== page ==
Letters Of Discomfort

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I really am at my wits’ end these days trying to figure out all this media frenzy about escrow accounts, sovereign guarantees, IGAs and letters of comfort. One had heard of “comfort ladies” in South Korea and of “comforters” that put little babies to sleep, but our PM certainly resembles neither of them so how come he’s in the middle of all this nonsense? We’ll have to wait till Mr. N. Ram of the Hindu (both inappropriate names since he appears to have little sympathy for either the Ram or the Hindu Bhakts) publishes the French letter of comfort to find out what it actually contains, but I think I already have a pretty good idea. It probably goes something like this:

   ” Dear Prime Minister,
      this is to assure you (and Mr. Doval who I know is peeping from behind your back) that we shall be supplying 36 Rafales to you by 2022. They will be in “fly-away” condition, that is, if you don’t pay for them in advance they shall fly away from India and back to France. HAL will be our up-set partner, and the big A the off-set partner. Of course, this assurance is contingent upon Mr. Macron not replacing me in the next few months and my not getting caught out in some flagrant delicto, as I am wont to at times. But don’t worry even if things go wrong. We had a similar problem in 1894 in the Alfred Dreyfus case, also related to the defense of the realm, but resolved it with some old fashioned minority bashing at which, I learn, you are pretty good. You may also take comfort from the fact that the Congress lost power over the Bofors case but returned to rule five years later: these things have a five year cycle like El Nino. Till we meet again in 2024!
Comfortably yours,
XXXXXXX.”
Perfectly innocuous and comforting, I should think, and therefore I just can’t fathom why the Opposition is getting its danders up over the whole affair. This is a perfect comfort letter, providing cheer to all concerned except HAL which in any case should have realised that its hopes were nothing but a mirage. I speak of these matters with some authority, you know.
Many years ago Neerja’s folks issued an RFP (Request for Proposal) for her marriage. Out of 5 bidders I came in at LI (or H5, or High Five, depending on your perspective) even though my technical specs were found wanting. But I did offer her an India specific enhancement that the other four could not – life membership of India’s most exclusive club, IASOWA (IAS Officers’ Wives Association), the real kitchen cabinet that actually runs this country, notwithstanding what Mr. Doval or Amit Shah may think. It worked and an MOU was signed. I then sought a sovereign guarantee from my would-be mother in law (also known as MIL and not to be confused with the MIG whose fire power pales in comparison to her’s) that Neerja would not ditch me after a few years of marital bliss. She refused, on the grounds that it was not Neerja’s credentials that were suspect but mine. I had to lump it since time was running out for me, just as it is for the Indian Air Force. I also had to open an escrow account: my hardly earned pay went into it every month and it was Neerja who decided what to spend it on. Unlike the NDA Rafale deal, there was also a transfer of technology clause: I was to be taught how to cook and Neerja would be trained in how to take the dog for a walk. As it turned out, however, only the first part was actually implemented, but in the absence of an arbitration clause I had to lump this too. But everything else worked perfectly because I had plenty of letters of comfort  – 79 of them, which I have lovingly preserved. They are all from Neerja, from the days before we got married, when I was posted to desolate places like Jwalamukhi and Ranital where the only female one got close up to was the DoorDarshan newscaster at 9 PM everyday; even she looked good to us, sprawled on the floor in a broken down rest house. These letters of comfort kept me going till the IGA (Inter Gotra Agreement) was finally signed on the 23rd of January 1977, with the family pundit as witness (no, he didn’t give a dissenting note).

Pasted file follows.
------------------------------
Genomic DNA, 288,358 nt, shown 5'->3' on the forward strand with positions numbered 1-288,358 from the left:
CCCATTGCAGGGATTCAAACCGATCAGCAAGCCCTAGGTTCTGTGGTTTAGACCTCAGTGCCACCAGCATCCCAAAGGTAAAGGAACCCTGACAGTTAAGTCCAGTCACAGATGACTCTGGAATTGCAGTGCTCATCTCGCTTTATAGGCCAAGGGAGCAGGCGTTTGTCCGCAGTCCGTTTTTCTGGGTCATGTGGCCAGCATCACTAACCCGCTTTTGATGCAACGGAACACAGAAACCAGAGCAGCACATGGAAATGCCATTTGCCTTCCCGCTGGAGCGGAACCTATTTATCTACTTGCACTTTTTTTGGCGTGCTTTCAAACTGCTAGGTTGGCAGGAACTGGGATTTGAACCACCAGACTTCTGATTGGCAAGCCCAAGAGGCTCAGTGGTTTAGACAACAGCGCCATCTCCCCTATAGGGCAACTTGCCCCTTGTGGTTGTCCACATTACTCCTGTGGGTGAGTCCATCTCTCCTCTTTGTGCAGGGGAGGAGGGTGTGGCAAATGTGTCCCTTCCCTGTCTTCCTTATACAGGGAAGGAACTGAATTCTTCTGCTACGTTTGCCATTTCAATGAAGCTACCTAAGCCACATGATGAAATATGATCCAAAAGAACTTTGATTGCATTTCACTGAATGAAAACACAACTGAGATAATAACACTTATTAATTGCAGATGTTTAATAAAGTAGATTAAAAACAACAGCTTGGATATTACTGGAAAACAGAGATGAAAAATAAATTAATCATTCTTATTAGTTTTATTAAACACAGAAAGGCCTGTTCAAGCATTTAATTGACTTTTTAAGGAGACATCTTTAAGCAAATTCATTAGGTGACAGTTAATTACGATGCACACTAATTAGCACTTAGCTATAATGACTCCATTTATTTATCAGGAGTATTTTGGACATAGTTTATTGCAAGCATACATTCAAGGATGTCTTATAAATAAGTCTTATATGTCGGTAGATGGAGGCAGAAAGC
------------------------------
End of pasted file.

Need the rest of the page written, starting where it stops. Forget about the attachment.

This contract had no need for an off-set clause either, because all its components were in place, except one – the honeymoon package. That was taken care of by a letter of discomfort from the Chief Secretary denying me any leave for the post nuptials in a flagrant violation of my fundamental rights. I had to lump that too, since slapping up Chief Secretaries still lay in the distant future.  So it was wedding in Lucknow, a  train to Delhi and a night bus to Mandi, with a subsequent controlled crash landing in Chamba. Since then we’ve been cruising on auto-pilot. There were no kickbacks either, just a pushback in the form of two sons. They are neither “chaiwallahs” nor “chors” nor Pappus, nor have they benefited from any dynastic privileges other than a propensity to start balding in the mid-thirties. They are doing fine, without support from any coalitions, reservations, electoral bonds, NPAs or hate speech. So here is the message, folks: this too shall pass, for there is life after comfort letters and sovereign guarantees, with or without the opinions of a CAG.

Avay Shukla retired from the Indian Administrative Service in December 2010. He is a keen environmentalist and loves the mountains. He divides his time between Delhi and his cottage in a small village above Shimla. He used to play golf at one time but has now run out of balls. He blogs at http://avayshukla.blogspot.in/

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